How Many Items Should a Restaurant Menu Have?

Billion-dollar restaurant chains don’t become bank-rolling successes overnight. Every decision is made for a specific reason, with rationality and science to back-up every choice they make while developing their menu. If you think this happens by accident, prepare to be surprised by the tricks that have been played on you (and how you can use them in your own restaurant!) 

Depending on the quality/scale of the restaurant, you will want less than ten options in each category (appetizers, entrees, desserts, etc.) Too many menu items will quickly feel overwhelming for your guests, causing them to lose confidence in their instinctive decision-making skills. 

You may have believed that you were ordering from restaurants by your own free-will, but there was more psychology at play than you may have understood. Use this quick read to gather the best tricks for your menu, how to make people spend more per dining experience, and increase sales based on evidence from the behavioral psychologists that know us best! 

How to Plan a Restaurant Menu 

You may fall under the belief of – The more options, the better! However, in restaurant cultivation, this is the furthest thing from the truth. In a fascinating study, done in the U.S. called When Choice is Demotivating: Can One Desire Too Much of a Good Thing?, Columbia and Stanford Universities discovered that: 

“Having unlimited options, then, can lead people to be more dissatisfied with the choices they make.”

Mostly, when you’re given ten items to choose from instead of 30, you will feel:

  • Less anxious
  • Less pressure to make the right decision
  • More confident in your decision because you won’t have so many other options to feel like you’ve missed out on something.

More is not always better. People prefer to be given a reasonable amount of choices, which is known as The Paradox of Choice. This paradox is the reason that many restaurants will limit the number of menu items.

Keeping the Menu Quantity Simple

Regarding the title query, you can have as many items as you desire, and this will significantly depend on the following factors of your restaurant:

  • Caliber
  • Quality
  • Geographic area
  • Target audience and their needs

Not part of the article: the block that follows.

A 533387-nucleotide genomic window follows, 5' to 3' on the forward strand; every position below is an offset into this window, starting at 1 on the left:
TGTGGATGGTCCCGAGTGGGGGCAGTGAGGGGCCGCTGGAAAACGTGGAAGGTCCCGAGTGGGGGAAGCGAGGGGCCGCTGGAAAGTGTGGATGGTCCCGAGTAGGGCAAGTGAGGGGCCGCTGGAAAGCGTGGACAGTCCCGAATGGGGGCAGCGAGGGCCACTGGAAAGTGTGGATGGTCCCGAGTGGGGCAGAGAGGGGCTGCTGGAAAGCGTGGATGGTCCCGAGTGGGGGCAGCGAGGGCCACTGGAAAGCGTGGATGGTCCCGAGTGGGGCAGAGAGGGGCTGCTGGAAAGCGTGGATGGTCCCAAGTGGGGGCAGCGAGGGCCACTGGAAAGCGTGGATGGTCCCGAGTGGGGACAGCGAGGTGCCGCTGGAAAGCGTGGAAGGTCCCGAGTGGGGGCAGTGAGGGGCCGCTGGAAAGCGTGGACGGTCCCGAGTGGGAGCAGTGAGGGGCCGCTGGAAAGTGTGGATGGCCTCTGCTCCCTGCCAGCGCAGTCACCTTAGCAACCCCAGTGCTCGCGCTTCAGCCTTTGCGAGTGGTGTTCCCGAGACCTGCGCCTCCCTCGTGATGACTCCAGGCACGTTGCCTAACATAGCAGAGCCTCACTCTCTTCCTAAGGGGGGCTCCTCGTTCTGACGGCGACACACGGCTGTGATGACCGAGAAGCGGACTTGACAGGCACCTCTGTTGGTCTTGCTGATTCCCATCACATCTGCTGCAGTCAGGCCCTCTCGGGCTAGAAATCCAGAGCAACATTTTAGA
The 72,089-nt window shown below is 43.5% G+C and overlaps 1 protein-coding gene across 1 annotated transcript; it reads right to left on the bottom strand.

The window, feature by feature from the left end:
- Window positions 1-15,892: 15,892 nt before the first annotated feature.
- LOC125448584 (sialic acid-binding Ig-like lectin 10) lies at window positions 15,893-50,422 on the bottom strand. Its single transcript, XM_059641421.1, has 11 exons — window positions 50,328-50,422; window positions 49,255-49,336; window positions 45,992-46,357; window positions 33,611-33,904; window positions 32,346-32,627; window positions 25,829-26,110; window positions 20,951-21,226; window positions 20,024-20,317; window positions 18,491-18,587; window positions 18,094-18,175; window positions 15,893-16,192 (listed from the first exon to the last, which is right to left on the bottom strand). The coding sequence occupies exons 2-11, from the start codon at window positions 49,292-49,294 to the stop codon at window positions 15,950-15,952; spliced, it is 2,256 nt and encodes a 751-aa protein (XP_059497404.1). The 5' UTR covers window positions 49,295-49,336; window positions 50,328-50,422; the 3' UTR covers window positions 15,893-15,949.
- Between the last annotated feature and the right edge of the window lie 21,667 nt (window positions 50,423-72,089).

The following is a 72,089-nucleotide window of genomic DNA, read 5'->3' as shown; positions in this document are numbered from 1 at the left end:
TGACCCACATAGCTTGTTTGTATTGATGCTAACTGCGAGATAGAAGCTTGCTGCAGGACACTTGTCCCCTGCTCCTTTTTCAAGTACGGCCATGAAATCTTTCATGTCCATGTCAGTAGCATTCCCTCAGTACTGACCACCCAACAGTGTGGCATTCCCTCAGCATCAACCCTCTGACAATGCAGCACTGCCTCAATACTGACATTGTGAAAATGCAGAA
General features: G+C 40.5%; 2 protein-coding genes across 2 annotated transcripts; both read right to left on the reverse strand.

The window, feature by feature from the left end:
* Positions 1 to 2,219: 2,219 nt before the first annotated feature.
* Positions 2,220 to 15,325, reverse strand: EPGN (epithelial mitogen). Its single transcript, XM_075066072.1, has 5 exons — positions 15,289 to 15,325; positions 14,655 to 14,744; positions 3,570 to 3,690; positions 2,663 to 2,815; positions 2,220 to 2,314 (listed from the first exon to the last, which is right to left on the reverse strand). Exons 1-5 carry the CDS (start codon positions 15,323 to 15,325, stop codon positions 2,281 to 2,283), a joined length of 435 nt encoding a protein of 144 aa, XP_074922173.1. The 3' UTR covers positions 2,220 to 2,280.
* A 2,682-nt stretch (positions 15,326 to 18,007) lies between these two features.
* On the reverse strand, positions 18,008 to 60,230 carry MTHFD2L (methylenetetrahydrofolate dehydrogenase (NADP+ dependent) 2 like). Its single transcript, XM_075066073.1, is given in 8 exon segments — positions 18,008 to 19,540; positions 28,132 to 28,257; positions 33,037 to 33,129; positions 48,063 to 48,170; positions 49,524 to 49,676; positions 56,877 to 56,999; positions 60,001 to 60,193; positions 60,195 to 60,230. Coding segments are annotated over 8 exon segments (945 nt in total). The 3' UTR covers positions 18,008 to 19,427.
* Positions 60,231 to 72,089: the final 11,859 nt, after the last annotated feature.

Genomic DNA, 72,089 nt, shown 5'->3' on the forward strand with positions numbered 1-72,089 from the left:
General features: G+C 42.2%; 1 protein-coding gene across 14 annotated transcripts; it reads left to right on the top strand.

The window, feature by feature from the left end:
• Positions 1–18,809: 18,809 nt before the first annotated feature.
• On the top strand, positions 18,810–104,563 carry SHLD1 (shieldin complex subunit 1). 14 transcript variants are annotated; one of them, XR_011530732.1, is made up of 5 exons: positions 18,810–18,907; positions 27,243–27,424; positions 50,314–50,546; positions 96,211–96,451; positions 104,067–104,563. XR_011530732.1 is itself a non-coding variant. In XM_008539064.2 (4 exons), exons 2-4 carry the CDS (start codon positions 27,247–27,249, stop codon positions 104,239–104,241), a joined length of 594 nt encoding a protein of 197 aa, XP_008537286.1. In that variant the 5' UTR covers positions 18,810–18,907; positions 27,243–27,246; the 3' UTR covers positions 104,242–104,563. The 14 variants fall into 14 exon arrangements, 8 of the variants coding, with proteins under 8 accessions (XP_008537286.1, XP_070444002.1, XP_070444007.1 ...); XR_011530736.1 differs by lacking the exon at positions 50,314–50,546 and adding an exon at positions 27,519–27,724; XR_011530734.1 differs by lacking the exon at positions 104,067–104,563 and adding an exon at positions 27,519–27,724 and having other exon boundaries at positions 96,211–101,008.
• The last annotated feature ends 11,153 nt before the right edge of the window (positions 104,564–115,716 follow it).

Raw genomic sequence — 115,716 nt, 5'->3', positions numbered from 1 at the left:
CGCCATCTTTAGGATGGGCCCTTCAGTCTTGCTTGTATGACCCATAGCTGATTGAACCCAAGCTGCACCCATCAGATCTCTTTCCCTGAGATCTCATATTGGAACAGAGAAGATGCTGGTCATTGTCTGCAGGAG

• Type of cuisine

A few things to keep in mind are:

  • Think of Mexican restaurants – They have about 5-10 ingredients that make 20-50+ dishes. Out of tortillas, tomato, avocado, and cheese, they can make nearly anything. Aim to construct your menu this way instead of having 50 menu items that need unique ingredients. 

This tactic will keep your food costs lower and profitability higher, while also making it easier on your kitchen staff. 

  • 7 is a sweet spot – We mentioned that you should have less than ten items in each section (appetizers, entrees, desserts, etc.) 5 can sometimes feel like not enough items to choose from, for your entrée especially. 7 is a proven sweet-spot that allows people to feel they have options, but not too many options. 
  • If you want fewer menu items – The real place that you don’t want to skimp is on your entrée items. If you want to cut costs, do it on the other, less critical sections of your menu. Put fewer options on the categories of:
    • Appetizers (could have 3-5)
    • Salads (could have 2-3)
    • Soups (could have 2-3)
    • Desserts (could have 2-5)

The Psychology Behind Menu Design 

A well-designed menu will cause your restaurant to succeed, while a poorly-designed menu can easily be the reason for your restaurant’s demise. 

With a reason behind every decision made, here are a few key factors to place close attention to: 

Color Psychology

Notice that the following restaurants (and many others) feature the colors red and yellow in their logo, branding, and interior design:

  • McDonald’s
  • Pizza Hut
  • Wendy’s